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Claim Your Free Copy of Overtime Primer: Highlights from the New Regulations

The federal DOL overtime regulations go into effect this year. Are you ready?

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This report includes a summary of key changes, including the salary level test and salary basis test.

As a bonus, we've included a handy flowchart to help you determine exemption status under the FLSA.

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September 03, 2002
CA Paid Leave Bill Now Before Governor
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ifornia lawmakers gave their approval Friday to a paid family-leave bill, meaning it's up to Gov. Gray Davis to decide whether his state will be the first in the nation to provide such time off.

Davis, a Democrat seeking re-election, had taken no position on the legislation as of Friday, according to the Sacramento Bee.

If it becomes law, SB 1661 would - starting in 2004 - give millions of workers up to six weeks of annual family leave, during which they would earn partial pay from the state's disability insurance program, the Bee reports.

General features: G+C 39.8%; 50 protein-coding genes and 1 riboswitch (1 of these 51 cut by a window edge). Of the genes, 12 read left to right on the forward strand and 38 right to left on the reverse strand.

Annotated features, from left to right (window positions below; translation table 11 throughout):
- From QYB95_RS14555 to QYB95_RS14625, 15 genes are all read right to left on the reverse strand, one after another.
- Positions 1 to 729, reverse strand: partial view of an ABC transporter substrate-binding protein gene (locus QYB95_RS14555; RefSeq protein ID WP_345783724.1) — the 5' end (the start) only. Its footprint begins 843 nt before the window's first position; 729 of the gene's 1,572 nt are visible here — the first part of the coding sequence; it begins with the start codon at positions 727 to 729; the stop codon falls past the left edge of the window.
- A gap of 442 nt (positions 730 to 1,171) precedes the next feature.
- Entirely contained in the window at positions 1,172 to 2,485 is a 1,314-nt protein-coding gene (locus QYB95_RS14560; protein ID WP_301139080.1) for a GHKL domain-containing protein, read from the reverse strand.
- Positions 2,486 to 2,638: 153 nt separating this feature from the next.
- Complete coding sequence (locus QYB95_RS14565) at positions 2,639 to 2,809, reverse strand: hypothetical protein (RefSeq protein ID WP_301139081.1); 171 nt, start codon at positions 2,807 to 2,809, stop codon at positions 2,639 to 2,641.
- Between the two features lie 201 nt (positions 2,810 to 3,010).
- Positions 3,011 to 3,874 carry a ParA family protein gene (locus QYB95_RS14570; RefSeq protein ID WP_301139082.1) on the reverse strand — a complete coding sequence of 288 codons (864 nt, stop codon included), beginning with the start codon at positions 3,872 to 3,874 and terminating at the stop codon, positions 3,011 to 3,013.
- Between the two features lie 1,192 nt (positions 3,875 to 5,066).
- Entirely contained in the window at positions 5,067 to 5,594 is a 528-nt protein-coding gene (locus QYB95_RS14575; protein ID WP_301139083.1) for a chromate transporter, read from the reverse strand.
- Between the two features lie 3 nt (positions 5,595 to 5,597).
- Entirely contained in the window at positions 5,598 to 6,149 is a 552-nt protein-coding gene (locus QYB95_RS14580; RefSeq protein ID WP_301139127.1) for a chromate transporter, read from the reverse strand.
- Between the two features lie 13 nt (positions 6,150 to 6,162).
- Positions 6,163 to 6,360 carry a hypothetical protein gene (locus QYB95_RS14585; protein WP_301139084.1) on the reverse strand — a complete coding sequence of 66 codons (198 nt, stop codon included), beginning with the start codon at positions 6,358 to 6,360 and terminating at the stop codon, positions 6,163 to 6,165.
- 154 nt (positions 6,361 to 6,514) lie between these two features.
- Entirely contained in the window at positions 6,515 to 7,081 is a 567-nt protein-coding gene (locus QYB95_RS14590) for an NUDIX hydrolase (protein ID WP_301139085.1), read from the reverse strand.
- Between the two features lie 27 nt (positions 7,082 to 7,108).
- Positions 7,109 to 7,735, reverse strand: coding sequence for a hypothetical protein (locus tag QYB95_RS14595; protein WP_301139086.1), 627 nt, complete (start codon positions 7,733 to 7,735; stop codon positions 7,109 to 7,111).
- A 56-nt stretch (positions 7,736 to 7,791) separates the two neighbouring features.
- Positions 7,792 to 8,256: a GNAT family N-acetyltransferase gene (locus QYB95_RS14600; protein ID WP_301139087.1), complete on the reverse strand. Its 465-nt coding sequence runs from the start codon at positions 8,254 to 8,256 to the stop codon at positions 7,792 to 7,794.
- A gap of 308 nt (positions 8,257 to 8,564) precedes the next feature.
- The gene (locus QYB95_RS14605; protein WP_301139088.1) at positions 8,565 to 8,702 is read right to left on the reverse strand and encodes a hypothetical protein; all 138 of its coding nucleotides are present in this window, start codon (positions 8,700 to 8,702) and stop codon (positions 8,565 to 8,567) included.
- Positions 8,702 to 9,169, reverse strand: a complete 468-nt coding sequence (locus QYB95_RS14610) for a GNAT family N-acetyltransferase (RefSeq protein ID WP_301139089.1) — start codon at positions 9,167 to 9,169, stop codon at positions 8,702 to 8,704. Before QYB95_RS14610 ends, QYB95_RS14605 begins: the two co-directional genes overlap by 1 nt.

Employees could use their leave to care for:

- newborns or recently adopted children.

- any relative or domestic partner suffering from an illness so severe as to require hospitalization.

The bill originally called employers and workers to share the cost of paid time off, but stiff opposition from business groups resulted a version that puts all of the cost on workers.

Those who take paid leave would receive income from a disability insurance fund to which they already devote a portion of their paychecks. Workers would pay an additional $25 to $45 per year to fund the new program.

Despite the change, the Bee reports that businesses remain opposed to paid leave because they believe the loss of employees for weeks at a time would reduce productivity, particularly for smaller companies.

Federal law currently gives workers up to 12 weeks of unpaid leave, but paid-leave proponents note that many poor workers can't afford to take advantage of that provision. A U.S. Department of Labor survey shows 78 percent of those eligible decline because they need the income.

"This makes family leave real," said Tom Rankin, president of the California Labor Federation, the bill's sponsor. "For higher-income people, it has been an option, but for lower-income people, it hasn't been because they just can't take that kind of time off work."

The bill first cleared the California Senate, then the Assembly. But because of changes made by the Assembly, the bill had to return to the Senate for a reconciliation vote, which occurred Friday.

To view the Sacramento Bee article, click here.

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